An interesting idea to develop fretboard knowledge and comfort. I may try it at some point, perhaps it will improve my ear as well, which could sure use it, lol. It reminds me of a period of time when I was still learning bass and I wanted my fingers to operate more independently of each other, mainly on my fretting hand, so I could use 4 fingers to play quicker. To force myself to use my ring and pinky fingers, I taped together various other fingers. At the end of a couple weeks, it worked and I could use all 4 fingers to pluck, and keep everything similar volumes in tempo. I'm nowhere at the speed with 4 fingers as I used to, but the skill came in handy at a gig about a month or so ago where I developed blisters on my index and middle fingers. Played the final set with my ring and pinky. Nobody noticed any difference (which is a good thing in my mind)
     
  12. Cowboy in Latvia

    Cowboy in Latvia

    Mar 1, 2015
    All silliness aside. One of the greatest set of musicians I have known was a trio of brothers who all suffered from the same congenital blindness problem that manifested at puberty. They played at a level that I only hope I could reach.
     
  13. BassFishingInAmerica

    BassFishingInAmerica

    Jul 24, 2014
    I once tried other forms of abstinence and deprivation. It didn't turn out well.
     
    Last edited: Oct 9, 2017
  14. RichardW

    RichardW

    Feb 25, 2016
    near Philly
    I practice sometimes with my eyes closed for the same reason: to improve muscle memory.

    I've also found that singing with my eyes closed at gigs really helps with the simultaneous playing. Not sure why that is.
     
  15. Morrighan

    Morrighan La Contessa Supporting Member

    Oct 22, 2015
    Isle of Everywhere
    Absence of physical sight had no effect on the Reverend Gary Davis. For a good while there he was the "go-to" guy for guitar lessons.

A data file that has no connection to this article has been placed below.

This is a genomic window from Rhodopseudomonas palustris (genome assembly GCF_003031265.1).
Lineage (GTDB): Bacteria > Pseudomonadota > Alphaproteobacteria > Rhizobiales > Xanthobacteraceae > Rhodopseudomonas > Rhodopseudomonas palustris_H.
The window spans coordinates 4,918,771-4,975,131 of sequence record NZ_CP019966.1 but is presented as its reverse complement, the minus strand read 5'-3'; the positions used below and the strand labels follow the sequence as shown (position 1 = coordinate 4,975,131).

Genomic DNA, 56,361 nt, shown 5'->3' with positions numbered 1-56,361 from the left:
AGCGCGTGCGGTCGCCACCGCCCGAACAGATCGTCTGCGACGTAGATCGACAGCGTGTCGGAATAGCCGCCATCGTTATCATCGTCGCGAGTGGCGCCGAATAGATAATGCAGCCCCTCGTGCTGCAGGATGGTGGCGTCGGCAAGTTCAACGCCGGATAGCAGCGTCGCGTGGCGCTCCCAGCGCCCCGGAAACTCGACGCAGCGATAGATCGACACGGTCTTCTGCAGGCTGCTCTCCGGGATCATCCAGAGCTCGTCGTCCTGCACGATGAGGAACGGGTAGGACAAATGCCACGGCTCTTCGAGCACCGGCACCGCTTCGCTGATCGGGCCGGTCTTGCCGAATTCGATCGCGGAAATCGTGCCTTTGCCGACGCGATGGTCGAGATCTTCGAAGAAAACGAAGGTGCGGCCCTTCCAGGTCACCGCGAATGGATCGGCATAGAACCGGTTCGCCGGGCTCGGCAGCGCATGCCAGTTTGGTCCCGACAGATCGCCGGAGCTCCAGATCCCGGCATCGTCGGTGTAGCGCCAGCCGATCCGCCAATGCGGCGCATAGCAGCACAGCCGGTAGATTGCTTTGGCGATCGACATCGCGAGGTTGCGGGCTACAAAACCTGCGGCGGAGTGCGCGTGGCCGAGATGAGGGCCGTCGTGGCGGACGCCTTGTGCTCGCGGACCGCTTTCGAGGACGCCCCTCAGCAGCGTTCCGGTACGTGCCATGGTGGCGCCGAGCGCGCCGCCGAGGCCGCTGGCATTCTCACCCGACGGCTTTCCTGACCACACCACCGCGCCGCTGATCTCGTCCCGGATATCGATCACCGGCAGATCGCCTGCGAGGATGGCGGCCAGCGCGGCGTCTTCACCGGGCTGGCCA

My personal preference is for what goes by the Samadhi Tank (that's a brand, but widely used to mean the same thing, like Kleenex). The tank is lightproof, soundproof, temperature controlled (exactly skin temperature) and contains 26 cm (10 inches) of water and 320 kg (700 pounds) of Epsom salts. Logged enough hours in the tank for my own inner planes pilot's license.
     
  16. Reedt2000

    Reedt2000 Supporting Member

    Apr 26, 2017
    Central New Jersey
    Here is a video of a friend of mine playing bass. He is 100% vision impaired and he's a great bassist. He has some of the best tone of any player I know. He plays a standard p bass but I've heard him play other basses and it's not the bass, it's all him.

     
  17. farace

    farace Supporting Member

    Jul 9, 2016
    Connecticut USA
    I used to just shut the lights off. (I lived alone and had no neighbors, so playing in the middle of the night was never an issue.) Granted, there was always some bit of light, whether it was the glow of the stereo, or a bit of the porch light leaking around the blinds, but I should get back to that. As soon as I have a place to play that isn't so cluttered that tripping over something is inevitable. :meh: